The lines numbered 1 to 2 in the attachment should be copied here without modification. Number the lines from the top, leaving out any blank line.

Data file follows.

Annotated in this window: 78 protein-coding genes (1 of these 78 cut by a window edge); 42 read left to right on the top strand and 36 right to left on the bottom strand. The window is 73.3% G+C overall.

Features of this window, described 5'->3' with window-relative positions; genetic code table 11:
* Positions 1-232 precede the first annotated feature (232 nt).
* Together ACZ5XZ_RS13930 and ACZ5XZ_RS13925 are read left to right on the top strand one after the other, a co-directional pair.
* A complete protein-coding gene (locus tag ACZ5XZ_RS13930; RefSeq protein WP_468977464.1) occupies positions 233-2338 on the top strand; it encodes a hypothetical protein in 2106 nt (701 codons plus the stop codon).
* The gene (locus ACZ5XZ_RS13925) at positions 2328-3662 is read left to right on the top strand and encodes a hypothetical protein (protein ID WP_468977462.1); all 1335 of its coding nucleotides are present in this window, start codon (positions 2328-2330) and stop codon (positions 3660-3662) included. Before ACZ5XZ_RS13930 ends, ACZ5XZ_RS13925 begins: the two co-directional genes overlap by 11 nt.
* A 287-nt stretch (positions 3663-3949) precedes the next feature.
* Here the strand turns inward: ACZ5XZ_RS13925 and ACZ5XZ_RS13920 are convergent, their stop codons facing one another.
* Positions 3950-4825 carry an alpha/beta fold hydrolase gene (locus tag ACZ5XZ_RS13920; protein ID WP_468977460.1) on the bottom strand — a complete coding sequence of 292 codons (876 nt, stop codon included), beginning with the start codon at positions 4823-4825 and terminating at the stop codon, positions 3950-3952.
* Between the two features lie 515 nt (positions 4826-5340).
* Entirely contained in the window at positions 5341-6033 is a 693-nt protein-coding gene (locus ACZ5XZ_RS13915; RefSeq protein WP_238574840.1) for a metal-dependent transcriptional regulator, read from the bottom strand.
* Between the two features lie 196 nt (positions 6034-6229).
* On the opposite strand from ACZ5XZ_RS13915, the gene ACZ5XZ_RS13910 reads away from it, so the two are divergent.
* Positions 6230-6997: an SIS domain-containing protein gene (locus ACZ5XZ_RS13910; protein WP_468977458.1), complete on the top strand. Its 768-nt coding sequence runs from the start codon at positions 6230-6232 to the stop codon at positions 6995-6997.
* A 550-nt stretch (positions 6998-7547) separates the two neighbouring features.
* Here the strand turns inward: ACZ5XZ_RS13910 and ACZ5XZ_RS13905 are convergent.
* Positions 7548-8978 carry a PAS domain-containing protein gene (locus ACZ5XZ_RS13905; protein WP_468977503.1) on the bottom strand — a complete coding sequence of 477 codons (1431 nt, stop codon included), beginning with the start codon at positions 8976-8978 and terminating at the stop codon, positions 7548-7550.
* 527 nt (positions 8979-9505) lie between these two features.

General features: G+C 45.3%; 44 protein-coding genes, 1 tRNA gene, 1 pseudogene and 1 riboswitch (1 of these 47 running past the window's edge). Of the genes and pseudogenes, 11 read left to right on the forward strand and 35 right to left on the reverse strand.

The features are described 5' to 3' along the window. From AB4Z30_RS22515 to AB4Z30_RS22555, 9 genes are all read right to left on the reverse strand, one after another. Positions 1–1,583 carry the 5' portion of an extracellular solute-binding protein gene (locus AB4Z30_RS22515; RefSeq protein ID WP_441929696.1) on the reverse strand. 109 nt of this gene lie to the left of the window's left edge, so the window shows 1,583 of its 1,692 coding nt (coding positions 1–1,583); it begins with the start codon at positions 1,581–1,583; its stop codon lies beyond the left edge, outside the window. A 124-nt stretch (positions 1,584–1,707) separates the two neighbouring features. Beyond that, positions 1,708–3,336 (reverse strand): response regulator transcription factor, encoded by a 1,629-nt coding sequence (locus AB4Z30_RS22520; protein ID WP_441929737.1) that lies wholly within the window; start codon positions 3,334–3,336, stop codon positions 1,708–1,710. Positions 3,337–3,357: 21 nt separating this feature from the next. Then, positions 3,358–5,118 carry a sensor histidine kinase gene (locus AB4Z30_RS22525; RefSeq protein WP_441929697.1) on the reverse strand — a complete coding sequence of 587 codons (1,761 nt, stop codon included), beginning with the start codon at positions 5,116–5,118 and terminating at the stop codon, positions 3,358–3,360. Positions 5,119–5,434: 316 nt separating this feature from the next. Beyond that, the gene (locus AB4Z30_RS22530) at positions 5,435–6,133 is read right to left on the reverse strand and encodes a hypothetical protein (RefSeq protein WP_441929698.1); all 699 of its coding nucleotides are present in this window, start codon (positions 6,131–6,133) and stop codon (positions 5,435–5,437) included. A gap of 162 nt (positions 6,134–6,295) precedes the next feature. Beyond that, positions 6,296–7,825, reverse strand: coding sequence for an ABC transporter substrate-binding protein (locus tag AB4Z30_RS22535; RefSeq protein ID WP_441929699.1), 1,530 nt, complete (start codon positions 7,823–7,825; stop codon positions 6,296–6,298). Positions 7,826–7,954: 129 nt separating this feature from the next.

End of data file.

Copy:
Annotated in this window: 78 protein-coding genes (1 of these 78 cut by a window edge); 42 read left to right on the top strand and 36 right to left on the bottom strand. The window is 73.3% G+C overall.

Features of this window, described 5'->3' with window-relative positions; genetic code table 11: